Three-D Issue 26: Chilcot Report, whatever!

GholamGholam Khiabany
Goldsmiths, University of London

The Chilcot report was published on July 6, 2016. On many levels the report is impressive. The report is a product of examining around 150,000 documents; over 180 interviews with variety of witnesses; 2.6 million words in 12 volumes; 150 page executive summary. It took more than 7 years to complete and cost over £10 million. The volume of media coverage of Chilcot report has been equally impressive. Many commentators were quick to point out that the Chilcot report was not a whitewash and its verdict was far more damning and fiercer that was anticipated or expected. Indeed Chilcot began his statement by saying: “We have concluded that the UK chose to join the invasion of Iraq before the peaceful options for disarmament had been exhausted. Military action at that time was not a last resort.” Unsurprisingly all the national newspapers in Britain printed a picture of Tony Blair on their cover page. The Times called the Iraq war “Blair’s private war”; another Murdoch’s title, the Sun, called Blair “Weapon of Mass Deception”, Daily Mail’s headline was “A Monster of Delusion”, and Daily Express, another British newspaper which supported the invasion of Iraq, referring to Tony Blair’s not-sorry apology, went with this headline: “SHAMED BLAIR: I’M SORRY BUT I’D DO IT AGAIN.

The report, without a doubt, is significant for number of reasons. In particular by questioning the legality of war the report might make it possible to prosecute Blair and other co-authors of this crime. However, while Chilcot’s criticism of Iraq war is fine as far as it goes, the report is astonishing not only for what it says, but also for what it fails to say. I would like to focus on some of these absences.

One of the most significant blind spots of Chilcot report, is, as David Whyte and Greg Muttitt  have argued, oil. The report’s 150 pages executive summary only mentions oil five times and never as a motive for war. In the rest of the report oil is buried deep inside despite reference to government documents which clearly demonstrate the centrality of oil in invasion of Iraq. Whyte and Muttit rightly suggest that “Chilcot takes at face value the Blair government’s claim that the motive was to address Iraq’s weapons of mass destruction.”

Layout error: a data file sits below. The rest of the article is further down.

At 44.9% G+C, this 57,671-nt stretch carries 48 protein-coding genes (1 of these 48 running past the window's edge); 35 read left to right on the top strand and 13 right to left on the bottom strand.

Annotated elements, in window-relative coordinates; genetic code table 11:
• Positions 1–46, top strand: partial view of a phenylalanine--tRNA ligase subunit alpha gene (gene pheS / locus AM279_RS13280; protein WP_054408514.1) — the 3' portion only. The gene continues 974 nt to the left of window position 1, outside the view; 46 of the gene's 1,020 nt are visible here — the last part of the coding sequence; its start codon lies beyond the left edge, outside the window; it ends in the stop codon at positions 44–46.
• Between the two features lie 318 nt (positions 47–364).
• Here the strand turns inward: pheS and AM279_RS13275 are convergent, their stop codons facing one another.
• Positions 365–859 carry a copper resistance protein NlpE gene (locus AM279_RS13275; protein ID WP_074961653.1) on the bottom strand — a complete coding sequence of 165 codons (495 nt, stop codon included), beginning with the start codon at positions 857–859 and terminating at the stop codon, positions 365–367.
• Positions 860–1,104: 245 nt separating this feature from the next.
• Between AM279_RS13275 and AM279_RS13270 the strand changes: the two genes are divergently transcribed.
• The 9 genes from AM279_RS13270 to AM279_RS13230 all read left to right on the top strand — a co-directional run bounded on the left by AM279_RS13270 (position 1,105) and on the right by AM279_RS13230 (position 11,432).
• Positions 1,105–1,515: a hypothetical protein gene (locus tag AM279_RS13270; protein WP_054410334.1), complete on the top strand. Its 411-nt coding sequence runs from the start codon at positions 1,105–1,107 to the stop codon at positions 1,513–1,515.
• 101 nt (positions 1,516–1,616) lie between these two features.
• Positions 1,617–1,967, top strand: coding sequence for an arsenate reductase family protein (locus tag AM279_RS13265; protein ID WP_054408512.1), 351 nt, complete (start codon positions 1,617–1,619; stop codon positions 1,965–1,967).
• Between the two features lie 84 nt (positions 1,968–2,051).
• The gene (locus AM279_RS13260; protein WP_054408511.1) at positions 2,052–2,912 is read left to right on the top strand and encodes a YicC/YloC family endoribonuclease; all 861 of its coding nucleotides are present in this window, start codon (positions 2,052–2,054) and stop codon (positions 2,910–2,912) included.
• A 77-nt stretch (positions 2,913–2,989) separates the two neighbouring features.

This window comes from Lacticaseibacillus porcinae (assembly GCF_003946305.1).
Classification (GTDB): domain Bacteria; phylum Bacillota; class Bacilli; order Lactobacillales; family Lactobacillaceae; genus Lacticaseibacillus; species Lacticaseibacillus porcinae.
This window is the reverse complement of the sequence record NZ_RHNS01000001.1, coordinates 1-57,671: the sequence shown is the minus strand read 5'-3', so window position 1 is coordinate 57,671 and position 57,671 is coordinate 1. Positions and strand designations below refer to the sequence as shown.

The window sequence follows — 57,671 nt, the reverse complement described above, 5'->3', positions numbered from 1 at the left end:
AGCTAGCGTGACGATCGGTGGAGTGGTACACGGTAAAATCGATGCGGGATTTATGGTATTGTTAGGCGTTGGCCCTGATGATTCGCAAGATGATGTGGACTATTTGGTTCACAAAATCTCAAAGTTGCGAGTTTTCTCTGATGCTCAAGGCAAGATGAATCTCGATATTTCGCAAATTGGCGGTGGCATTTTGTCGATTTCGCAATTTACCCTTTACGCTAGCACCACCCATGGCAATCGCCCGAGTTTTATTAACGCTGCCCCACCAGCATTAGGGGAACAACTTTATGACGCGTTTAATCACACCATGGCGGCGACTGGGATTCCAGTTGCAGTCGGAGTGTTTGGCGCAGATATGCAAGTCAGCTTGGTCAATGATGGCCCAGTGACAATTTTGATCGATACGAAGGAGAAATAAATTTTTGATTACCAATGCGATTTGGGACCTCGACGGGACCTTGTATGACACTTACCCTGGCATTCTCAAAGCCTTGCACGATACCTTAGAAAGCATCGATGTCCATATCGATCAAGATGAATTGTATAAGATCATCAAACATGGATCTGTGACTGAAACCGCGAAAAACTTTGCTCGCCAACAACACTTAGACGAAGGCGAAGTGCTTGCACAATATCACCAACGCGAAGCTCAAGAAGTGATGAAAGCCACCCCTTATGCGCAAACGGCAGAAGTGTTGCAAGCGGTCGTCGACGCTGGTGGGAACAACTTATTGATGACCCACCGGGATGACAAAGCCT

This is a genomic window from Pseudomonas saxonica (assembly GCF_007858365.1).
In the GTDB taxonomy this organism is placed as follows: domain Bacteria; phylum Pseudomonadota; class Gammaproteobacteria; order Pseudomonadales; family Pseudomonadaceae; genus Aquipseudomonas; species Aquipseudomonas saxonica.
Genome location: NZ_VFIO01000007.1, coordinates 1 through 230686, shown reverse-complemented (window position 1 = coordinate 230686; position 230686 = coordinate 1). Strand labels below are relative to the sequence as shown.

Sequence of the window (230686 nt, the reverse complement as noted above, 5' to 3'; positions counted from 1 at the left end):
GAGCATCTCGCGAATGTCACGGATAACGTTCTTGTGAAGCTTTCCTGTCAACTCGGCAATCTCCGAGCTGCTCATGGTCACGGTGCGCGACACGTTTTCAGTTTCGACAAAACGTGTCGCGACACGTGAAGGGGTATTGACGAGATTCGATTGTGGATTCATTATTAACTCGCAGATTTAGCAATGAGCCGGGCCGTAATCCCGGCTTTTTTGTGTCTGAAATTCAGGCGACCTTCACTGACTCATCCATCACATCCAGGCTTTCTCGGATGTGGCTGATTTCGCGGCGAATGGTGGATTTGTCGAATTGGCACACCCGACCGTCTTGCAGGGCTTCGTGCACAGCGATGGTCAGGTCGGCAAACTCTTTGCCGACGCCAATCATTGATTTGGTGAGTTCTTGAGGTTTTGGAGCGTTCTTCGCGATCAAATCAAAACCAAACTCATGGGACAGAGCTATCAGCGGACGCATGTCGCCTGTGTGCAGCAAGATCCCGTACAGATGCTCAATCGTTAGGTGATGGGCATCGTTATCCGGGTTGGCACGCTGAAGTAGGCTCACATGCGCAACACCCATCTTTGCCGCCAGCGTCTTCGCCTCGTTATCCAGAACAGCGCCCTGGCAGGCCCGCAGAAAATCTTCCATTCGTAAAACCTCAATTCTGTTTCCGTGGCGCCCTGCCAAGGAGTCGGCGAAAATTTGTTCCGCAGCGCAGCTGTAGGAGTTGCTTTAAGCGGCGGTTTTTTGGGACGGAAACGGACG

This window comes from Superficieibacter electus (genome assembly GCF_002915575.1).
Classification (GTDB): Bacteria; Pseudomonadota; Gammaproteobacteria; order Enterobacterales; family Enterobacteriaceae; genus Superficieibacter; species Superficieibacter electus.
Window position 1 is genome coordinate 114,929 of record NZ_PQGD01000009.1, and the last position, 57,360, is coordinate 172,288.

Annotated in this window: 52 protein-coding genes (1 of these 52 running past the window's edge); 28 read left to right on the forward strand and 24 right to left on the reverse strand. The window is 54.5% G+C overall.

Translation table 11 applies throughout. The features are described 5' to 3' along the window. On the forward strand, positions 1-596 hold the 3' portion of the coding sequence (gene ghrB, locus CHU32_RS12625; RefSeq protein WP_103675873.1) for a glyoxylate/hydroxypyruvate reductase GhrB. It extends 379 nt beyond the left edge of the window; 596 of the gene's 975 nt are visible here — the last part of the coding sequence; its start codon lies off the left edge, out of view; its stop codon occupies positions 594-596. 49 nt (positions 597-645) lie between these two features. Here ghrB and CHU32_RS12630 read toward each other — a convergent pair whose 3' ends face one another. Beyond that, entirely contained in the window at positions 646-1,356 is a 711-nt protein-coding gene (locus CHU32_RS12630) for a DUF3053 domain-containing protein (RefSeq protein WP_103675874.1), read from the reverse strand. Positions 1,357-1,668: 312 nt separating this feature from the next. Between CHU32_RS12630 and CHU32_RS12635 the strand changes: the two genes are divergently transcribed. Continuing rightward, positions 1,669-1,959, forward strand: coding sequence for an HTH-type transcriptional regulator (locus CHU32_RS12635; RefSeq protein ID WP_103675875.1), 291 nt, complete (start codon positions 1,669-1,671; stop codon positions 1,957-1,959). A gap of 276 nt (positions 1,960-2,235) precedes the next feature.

Screen_Shot_2016-07-23_at_22.24.32This brings me to the second major absentee from Chilcot repot: Iraqi people. Millions of words, and millions of pounds, and yet nothing, absolutely nothing, on the Arabs of Iraq (and Syria) who have paid and some for the ‘mistakes’ of Bush, Blair and co. Robert Fisk summed up this as eloquently as one can in such circumstances: “We weep for our British military martyrs, for such is how the Arabs refer to their wartime dead, yet scarcely a single suffering Arab was to be heard in the aftermath of Chilcot. The Iraqis were not allowed to give evidence; the dead Muslims and Christians of Iraq had no-one to plead for the integrity of their lives.” It wasn’t just that they were not heard. The “coalition of willing” from the very start refused, nay banned, the tracking of track civilian casualties in Iraq and did not hesitate to attack and even bomb critical media voices. The report has done and will do nothing for Iraqi people in dealing with the colonial aggression against them and the horrific consequences of war. It says almost nothing about the civilian casualties and massive displacement and forced migration of millions of people in Iraq. On this issue too the report sticks with Bush, Blair and co’s claims and conduct over Iraqi’s casualties.